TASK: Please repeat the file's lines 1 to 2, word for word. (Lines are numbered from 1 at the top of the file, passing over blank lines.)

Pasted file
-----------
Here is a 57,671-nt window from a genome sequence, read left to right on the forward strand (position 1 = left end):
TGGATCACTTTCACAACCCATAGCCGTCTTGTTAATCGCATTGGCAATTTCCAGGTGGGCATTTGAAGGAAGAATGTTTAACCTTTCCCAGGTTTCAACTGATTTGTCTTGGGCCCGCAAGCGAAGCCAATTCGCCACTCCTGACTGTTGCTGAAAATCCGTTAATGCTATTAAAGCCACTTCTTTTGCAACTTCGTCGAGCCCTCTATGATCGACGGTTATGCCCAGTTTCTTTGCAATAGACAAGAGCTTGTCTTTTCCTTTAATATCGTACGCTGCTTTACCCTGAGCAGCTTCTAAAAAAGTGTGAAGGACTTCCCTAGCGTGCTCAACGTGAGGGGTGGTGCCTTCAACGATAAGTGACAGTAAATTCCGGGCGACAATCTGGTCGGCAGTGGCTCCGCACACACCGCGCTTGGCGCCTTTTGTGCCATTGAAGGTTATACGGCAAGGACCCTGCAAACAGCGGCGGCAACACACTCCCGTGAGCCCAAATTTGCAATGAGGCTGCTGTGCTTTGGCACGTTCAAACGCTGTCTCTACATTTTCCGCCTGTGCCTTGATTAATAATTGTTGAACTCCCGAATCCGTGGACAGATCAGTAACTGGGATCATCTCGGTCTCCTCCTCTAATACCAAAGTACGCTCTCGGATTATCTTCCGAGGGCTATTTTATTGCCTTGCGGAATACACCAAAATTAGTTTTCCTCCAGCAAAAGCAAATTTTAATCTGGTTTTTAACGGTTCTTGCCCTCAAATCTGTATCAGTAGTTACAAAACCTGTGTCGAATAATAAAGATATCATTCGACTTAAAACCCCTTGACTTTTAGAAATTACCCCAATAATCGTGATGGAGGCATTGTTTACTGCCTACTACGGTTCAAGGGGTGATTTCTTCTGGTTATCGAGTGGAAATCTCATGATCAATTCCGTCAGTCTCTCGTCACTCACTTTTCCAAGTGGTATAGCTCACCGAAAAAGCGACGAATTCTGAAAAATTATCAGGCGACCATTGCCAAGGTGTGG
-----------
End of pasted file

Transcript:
Here is a 57,671-nt window from a genome sequence, read left to right on the forward strand (position 1 = left end):
TGGATCACTTTCACAACCCATAGCCGTCTTGTTAATCGCATTGGCAATTTCCAGGTGGGCATTTGAAGGAAGAATGTTTAACCTTTCCCAGGTTTCAACTGATTTGTCTTGGGCCCGCAAGCGAAGCCAATTCGCCACTCCTGACTGTTGCTGAAAATCCGTTAATGCTATTAAAGCCACTTCTTTTGCAACTTCGTCGAGCCCTCTATGATCGACGGTTATGCCCAGTTTCTTTGCAATAGACAAGAGCTTGTCTTTTCCTTTAATATCGTACGCTGCTTTACCCTGAGCAGCTTCTAAAAAAGTGTGAAGGACTTCCCTAGCGTGCTCAACGTGAGGGGTGGTGCCTTCAACGATAAGTGACAGTAAATTCCGGGCGACAATCTGGTCGGCAGTGGCTCCGCACACACCGCGCTTGGCGCCTTTTGTGCCATTGAAGGTTATACGGCAAGGACCCTGCAAACAGCGGCGGCAACACACTCCCGTGAGCCCAAATTTGCAATGAGGCTGCTGTGCTTTGGCACGTTCAAACGCTGTCTCTACATTTTCCGCCTGTGCCTTGATTAATAATTGTTGAACTCCCGAATCCGTGGACAGATCAGTAACTGGGATCATCTCGGTCTCCTCCTCTAATACCAAAGTACGCTCTCGGATTATCTTCCGAGGGCTATTTTATTGCCTTGCGGAATACACCAAAATTAGTTTTCCTCCAGCAAAAGCAAATTTTAATCTGGTTTTTAACGGTTCTTGCCCTCAAATCTGTATCAGTAGTTACAAAACCTGTGTCGAATAATAAAGATATCATTCGACTTAAAACCCCTTGACTTTTAGAAATTACCCCAATAATCGTGATGGAGGCATTGTTTACTGCCTACTACGGTTCAAGGGGTGATTTCTTCTGGTTATCGAGTGGAAATCTCATGATCAATTCCGTCAGTCTCTCGTCACTCACTTTTCCAAGTGGTATAGCTCACCGAAAAAGCGACGAATTCTGAAAAATTATCAGGCGACCATTGCCAAGGTGTGG